THEjolly season is here, but
certainly not for football.
Football is at its lowest ebb, at international and domestic
But let’s not talk about the national team, especially after their
dismal performance at the AFF Cup earlier this month.
Let’s look instead at our domestic league, which should be the
foundation of our national team.
It’s in a mess despite the game having been played competitively
since 1921, with a transition to semi-professionalism in 1989 before going
fully professional in 1994.
Even the fact the league is managed privately by Football Malaysia
Limited Liability Partnership (FMLPP) has not solved anything.
In fact, it has plunged it into more controversies and
The appointment of MP & Silva, a leading international sports
agency, by the FA of Malaysia (FAM) as its global advisor on media and
commercial rights, with the goal of extending its broadcast reach and
maximising the commercial potential of its properties for 15 years, was seen as
a great move.
But in less than a year from its start, the marriage between FAM
and MP & Silva is on the rocks and headed for divorce!
To make matters worse, Kelantan, Perlis and Selangor are
contemplating withdrawing from the league if they cannot secure funds to manage
Do these teams realise a pullout will bring a total ban and a fine
Then, we have the wrangle between FA of Selangor and PKNS over the
latter’s participation in the Super League owing to sanction issues, while
Kuala Lumpur FA refuses to allow City Hall SC to compete in the FAM Cup.
PKNS complicated matters by registering themselves as affiliates
with the Malaysian Malay Football Association (MMFA) while still being
registered with FAS and participating in their league.
The double registration complicates matters.
The question whether PKNS are an associate member or full member
of MMFA is fraught because the latter’s constitution requires members to have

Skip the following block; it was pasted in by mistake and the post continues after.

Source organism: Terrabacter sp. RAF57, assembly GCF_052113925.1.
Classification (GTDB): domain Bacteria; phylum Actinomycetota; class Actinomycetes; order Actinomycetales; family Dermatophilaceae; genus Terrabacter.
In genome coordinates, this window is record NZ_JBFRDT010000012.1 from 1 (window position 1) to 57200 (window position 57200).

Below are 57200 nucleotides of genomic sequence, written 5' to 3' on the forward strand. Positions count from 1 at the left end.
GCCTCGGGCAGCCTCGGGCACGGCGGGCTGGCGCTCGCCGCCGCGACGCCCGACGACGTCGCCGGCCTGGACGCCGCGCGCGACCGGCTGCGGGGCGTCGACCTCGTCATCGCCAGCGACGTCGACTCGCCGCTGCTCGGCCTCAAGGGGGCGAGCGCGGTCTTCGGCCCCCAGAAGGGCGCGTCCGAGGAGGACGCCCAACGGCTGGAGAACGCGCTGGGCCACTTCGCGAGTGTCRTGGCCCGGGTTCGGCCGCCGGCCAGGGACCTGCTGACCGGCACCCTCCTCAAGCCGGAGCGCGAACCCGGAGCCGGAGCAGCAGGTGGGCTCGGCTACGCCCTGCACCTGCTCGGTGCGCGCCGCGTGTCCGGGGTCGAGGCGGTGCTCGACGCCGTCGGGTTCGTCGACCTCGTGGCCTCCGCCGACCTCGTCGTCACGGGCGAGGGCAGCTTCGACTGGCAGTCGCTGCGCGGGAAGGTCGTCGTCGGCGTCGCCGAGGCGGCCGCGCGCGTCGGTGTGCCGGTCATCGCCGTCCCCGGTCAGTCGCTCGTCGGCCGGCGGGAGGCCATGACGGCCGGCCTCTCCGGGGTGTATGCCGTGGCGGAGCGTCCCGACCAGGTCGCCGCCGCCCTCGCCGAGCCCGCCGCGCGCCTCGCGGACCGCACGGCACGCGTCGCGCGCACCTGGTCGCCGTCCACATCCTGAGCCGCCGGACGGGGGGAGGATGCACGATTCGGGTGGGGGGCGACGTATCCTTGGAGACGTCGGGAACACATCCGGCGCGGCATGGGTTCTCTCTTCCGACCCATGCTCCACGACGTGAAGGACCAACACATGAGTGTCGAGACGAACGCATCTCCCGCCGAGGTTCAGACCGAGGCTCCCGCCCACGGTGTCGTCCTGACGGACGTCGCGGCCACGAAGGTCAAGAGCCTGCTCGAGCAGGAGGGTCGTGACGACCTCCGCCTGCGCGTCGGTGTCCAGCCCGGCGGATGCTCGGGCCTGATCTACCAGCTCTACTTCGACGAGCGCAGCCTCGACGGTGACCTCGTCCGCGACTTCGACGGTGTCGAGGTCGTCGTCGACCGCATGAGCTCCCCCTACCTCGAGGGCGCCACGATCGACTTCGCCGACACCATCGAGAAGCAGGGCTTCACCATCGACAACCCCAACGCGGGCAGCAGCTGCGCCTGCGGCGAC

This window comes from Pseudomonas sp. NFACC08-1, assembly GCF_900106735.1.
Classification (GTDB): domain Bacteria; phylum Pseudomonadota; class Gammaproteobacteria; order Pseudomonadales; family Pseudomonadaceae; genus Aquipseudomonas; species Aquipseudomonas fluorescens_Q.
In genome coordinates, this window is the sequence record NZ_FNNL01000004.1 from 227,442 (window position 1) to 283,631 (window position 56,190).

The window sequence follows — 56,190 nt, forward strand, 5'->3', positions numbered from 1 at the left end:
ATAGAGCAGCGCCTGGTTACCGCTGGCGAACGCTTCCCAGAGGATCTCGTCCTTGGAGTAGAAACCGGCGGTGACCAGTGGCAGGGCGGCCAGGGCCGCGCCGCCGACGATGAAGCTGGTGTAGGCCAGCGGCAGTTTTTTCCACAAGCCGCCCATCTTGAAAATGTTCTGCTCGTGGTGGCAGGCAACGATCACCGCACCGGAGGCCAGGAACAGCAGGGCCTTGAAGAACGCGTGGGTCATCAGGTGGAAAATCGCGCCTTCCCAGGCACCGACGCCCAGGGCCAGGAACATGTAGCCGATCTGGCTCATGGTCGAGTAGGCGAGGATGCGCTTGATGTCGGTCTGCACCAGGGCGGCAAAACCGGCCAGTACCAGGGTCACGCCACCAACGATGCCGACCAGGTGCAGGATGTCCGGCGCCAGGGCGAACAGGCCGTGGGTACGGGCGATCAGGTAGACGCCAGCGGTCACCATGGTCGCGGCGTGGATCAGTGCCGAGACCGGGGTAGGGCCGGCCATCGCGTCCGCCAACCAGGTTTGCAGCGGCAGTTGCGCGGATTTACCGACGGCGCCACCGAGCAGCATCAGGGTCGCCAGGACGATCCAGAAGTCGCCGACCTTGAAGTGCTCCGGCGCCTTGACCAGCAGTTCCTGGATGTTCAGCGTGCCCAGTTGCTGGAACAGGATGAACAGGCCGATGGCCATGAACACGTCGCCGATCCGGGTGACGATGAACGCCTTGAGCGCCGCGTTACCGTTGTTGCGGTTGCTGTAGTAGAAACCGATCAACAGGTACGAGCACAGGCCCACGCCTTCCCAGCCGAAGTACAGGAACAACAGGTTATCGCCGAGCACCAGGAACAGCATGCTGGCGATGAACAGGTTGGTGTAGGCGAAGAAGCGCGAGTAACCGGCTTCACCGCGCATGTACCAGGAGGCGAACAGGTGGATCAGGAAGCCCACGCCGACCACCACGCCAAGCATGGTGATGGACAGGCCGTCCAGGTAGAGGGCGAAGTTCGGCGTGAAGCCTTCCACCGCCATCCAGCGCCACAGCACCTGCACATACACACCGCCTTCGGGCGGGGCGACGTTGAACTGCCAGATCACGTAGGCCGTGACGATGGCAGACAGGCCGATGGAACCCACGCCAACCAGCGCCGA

the word ‘Malay’ in their club’s name.
How any football organisation which exists to promote and develop
football can deny participation to an eligible team, I cannot understand.
However, when it is purely a case of financial woes, as are the
cases in Kelantan and Perlis, the question must be asked: How can professional
teams continue to be dependent on state government aid?
But this is what happens when state FAs appoint government
officials as their heads, as these officials are expected to use their
influence to raise money.
Why can’t Malaysian clubs, as in most parts of the world, be run
professionally, like business entities?
A majority of teams in Malaysia do not even have their own
stadiums, training grounds, clubhouses and buses to travel to matches, which
are basic requirements for professional teams.
Even when teams obtain sponsors, they get into problems because some
sponsors have their own agenda.
Without doubt, Malaysia football is in crisis.
Time and again, there were changes to the M-League format, the
composition of teams and even the rules.
Yes, changes to make the league better are acceptable. But when
each time a change is made and has the effect of plunging the league deeper
into confusion and controversy, we are certainly heading the wrong way.
The time has come to be strict with teams wanting to compete in
The Super League must be for teams which meet the criteria of a
professional team. The Premier League must be for amateurs.
It may be the season to be jolly and generous, but what local
governors of football need, is to be cruel to be kind.
Malaysian football can no longer wait for Santa Claus to come
bearing them gifts.